Today’s announcement of a federal support package for the agricultural sector will provide relief for dairy farmers amid the COVID-19 pandemic, according to Dairy Farmers of Canada (DFC).
DFC welcomed the key elements of the package, including increased borrowing capacity for the Canadian Dairy Commission (CDC), and additional funding under the AgriRecovery Framework for a set-aside program, which would include dairy cull cows.
«Never have we seen such fluctuation in demand for milk from one week to another, and despite the best efforts to manage production to align with consumer needs, bottlenecks resulted in milk having to be disposed at the farm, something no dairy farmer wants to see,» said Pierre Lampron, President of Dairy Farmers of Canada. «Dairy Farmers of Canada welcome the measures announced today by the federal government, which will help offset the impacts of bottlenecks in the supply chain that have prevented dairy from getting from the farm to the store shelf.»
The situation was compounded by a dramatic decrease in business in the hotels, restaurants and institutions sector (HRI sector), which resulted in a reduced requirement for dairy. Today’s announcement includes a commitment by the government to work with opposition parties to increase the Canadian Dairy Commission’s capacity to store dairy products until the market rebounds.
«This commitment needs to be fulfilled as this will provide timely relief to the dairy sector to help align the dairy offering to meet consumer needs today, and into the coming months,» added Lampron.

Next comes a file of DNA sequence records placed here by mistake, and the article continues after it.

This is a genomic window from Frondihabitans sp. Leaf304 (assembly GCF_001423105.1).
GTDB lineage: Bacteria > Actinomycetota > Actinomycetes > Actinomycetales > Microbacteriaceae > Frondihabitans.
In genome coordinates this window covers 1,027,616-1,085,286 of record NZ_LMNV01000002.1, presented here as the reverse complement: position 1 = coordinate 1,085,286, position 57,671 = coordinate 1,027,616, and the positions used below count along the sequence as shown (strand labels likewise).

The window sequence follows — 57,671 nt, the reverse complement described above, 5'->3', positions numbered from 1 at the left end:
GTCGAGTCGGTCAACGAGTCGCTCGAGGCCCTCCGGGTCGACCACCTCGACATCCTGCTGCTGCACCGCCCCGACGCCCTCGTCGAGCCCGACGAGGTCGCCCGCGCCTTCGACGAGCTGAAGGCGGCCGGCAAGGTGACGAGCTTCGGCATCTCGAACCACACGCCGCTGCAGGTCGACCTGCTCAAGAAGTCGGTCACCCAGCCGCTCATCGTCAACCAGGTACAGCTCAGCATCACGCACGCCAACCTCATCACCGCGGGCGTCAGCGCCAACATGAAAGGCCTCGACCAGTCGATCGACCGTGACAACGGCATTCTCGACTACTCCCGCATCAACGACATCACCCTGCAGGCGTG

Dairy Farmers of Canada also welcomed the announcement of a surplus food purchase program to further support those in need.
«Solidarity with our communities is a value that is near and dear to dairy farmers, which is why we have committed more than $10 million dollars in dairy products to food banks across the county to support Canadians in need,» said Lampron.
DFC is committed to continued working with the government to ensure fulsome support for the sector, namely on programs such as Agri-Recovery and Agri-Stability. Their design restricts their accessibility in the context of the pandemic. DFC will continue to work with the federal government to ensure that agricultural programs are able to provide effective support in these extraordinary times.
Notwithstanding the positive elements of the announcement, DFC acknowledges the total funding falls short of the expectations set out by the Canadian Federation of Agriculture and is committed on the need for further government support for the broader agricultural sector.